SAN ANTONIO — A week after San Antonio-area health officials raised the COVID-19 risk indicator to the "mild" threshold, they returned the meter back to the lowest level on Tuesday—a day which saw Metro Health record fewer than 100 new infections for the first time in a week.
The new risk level meter includes three tiers of Low, Medium and High, compared to the previous five-threshold level that was in place since Metro Health began closely monitoring the coronavirus situation over two years ago.
Dr. Anita Kurian, assistant Metro Health director, said in a statement that as the community moves from a COVID-control response to a COVID-management response, "it will remain important to monitor severe illnesses using hospitalization data."
She added her team would continue to keep an eye on new-case rates, mirroring the Centers for Disease Control's model, while also observing the rate of new coronavirus-related hospital admissions. The Bexar County COVID-19 Community Level will be determined "by looking at hospital beds being used, hospital admission and the total numbers of new COVID-19 cases in an area."
While local hospitalizations have steadily increased over the last two weeks – from 51 on April 19 to 67 on Tuesday – the uptick has been miniscule compared to numbers seen earlier this year, especially amid January's omicron-fueled surge. Of those 67 patients being treated Tuesday, 20 were in intensive care and 10 were using ventilators.
Ninety-one additional COVID-19 cases were reported Tuesday, a lower number that kept the seven-day case average at 127 for a second consecutive day. No new virus-related deaths have been reported in nearly two weeks.
How Bexar County is trending
Vaccine Progress in Bexar County
The following numbers are provided by San Antonio Metro Health. A full breakdown can be found here.
- 1.445 million eligible Bexar County residents are fully vaccinated as of Monday, April 25.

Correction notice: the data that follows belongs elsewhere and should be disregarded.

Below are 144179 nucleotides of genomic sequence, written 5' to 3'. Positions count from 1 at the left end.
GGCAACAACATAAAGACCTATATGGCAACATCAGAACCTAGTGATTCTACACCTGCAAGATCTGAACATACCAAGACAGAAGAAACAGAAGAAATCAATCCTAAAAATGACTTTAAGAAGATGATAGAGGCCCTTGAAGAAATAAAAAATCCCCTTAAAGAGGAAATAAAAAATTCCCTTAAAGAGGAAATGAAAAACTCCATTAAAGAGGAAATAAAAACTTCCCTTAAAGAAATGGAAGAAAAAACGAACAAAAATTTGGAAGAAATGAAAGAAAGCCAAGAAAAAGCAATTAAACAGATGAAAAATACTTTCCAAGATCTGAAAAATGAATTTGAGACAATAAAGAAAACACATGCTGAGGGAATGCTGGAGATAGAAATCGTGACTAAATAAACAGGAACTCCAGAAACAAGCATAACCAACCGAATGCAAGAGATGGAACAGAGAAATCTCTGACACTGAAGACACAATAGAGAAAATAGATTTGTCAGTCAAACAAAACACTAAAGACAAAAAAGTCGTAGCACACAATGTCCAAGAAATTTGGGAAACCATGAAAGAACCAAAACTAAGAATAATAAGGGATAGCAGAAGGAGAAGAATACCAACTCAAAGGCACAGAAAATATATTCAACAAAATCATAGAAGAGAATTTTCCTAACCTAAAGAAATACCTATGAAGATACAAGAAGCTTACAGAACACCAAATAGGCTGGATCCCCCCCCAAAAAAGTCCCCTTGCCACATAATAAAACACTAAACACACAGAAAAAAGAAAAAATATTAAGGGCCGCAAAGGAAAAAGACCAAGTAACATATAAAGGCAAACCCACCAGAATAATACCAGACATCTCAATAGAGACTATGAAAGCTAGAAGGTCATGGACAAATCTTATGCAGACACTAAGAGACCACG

- More than 509,000 eligible Bexar County residents have received their COVID-19 booster shot, as of Monday, April 25.
The CDC states that "when a high percentage of the community is immune to a disease (through vaccination and/or prior illness)," that community will have reached herd immunity, "making the spread of this disease from person to person unlikely."
The City of San Antonio breaks down the vaccination rates by zip code on Metro Health's Vaccination Statistics page.
Coronavirus in Texas
The total number of coronavirus cases in the state since the pandemic began grew by 2,202 on Tuesday, according to the Texas Department of State Health Services. That total includes 1,420 new confirmed cases and 782 new probable cases. More details can be found on this page.
Tuesday's figures bring the total number of Texans diagnosed with COVID-19 to more than 6.746 million.
An additional 12 Texans have died from virus complications, meanwhile, raising the statewide death toll to 86,579.
The symptoms of coronavirus can be similar to the flu or a bad cold. Symptoms include fever or chills, cough, shortness of breath or difficulty breathing, fatigue, muscle or body aches, headache, new loss of taste or smell sore throat, congestion or runny nose, nausea or vomiting, and diarrhea, according to the Centers for Disease Control.
Most healthy people will have mild symptoms. A study of more than 72,000 patients by the Centers for Disease Control in China showed 80 percent of the cases there were mild.
But infections can cause pneumonia, severe acute respiratory syndrome, kidney failure, and even death, according to the World Health Organization. Older people with underlying health conditions are most at risk.
Experts determined there was consistent evidence these conditions increase a person's risk, regardless of age:
- Chronic kidney disease
- COPD (chronic obstructive pulmonary disease)
- Obesity (BMI of 30 or higher)
- Immunocompromised state (weakened immune system) from solid organ transplant
- Serious heart conditions, such as heart failure, coronary artery disease, or cardiomyopathies
- Sickle cell disease
- Type 2 diabetes
- The CDC believes symptoms may appear anywhere from two to 14 days after being exposed.
Human coronaviruses are usually spread...
- Between people who are in close contact with one another (within about 6 feet).
- Through respiratory droplets produced when an infected person coughs, sneezes or talks. These droplets can land in the mouths or noses of people who are nearby or possibly be inhaled into the lungs.
- Some recent studies have suggested that COVID-19 may be spread by people who are not showing symptoms.
Help stop the spread of coronavirus
- Stay home when you are sick.
- Eat and sleep separately from your family members
- Use different utensils and dishes
- Cover your cough or sneeze with your arm, not your hand.
- If you use a tissue, throw it in the trash.
Find a Testing Location
City officials recommend getting a COVID-19 test if you experience fever or chills, cough, shortness of breath or difficulty breathing, fatigue, muscle or body aches, headache, new loss of taste or smell, sore throat, congestion or runny nose, nausea or vomiting, or diarrhea.
Here's a Testing Sites Locator to help you find the testing location closest to you in San Antonio.
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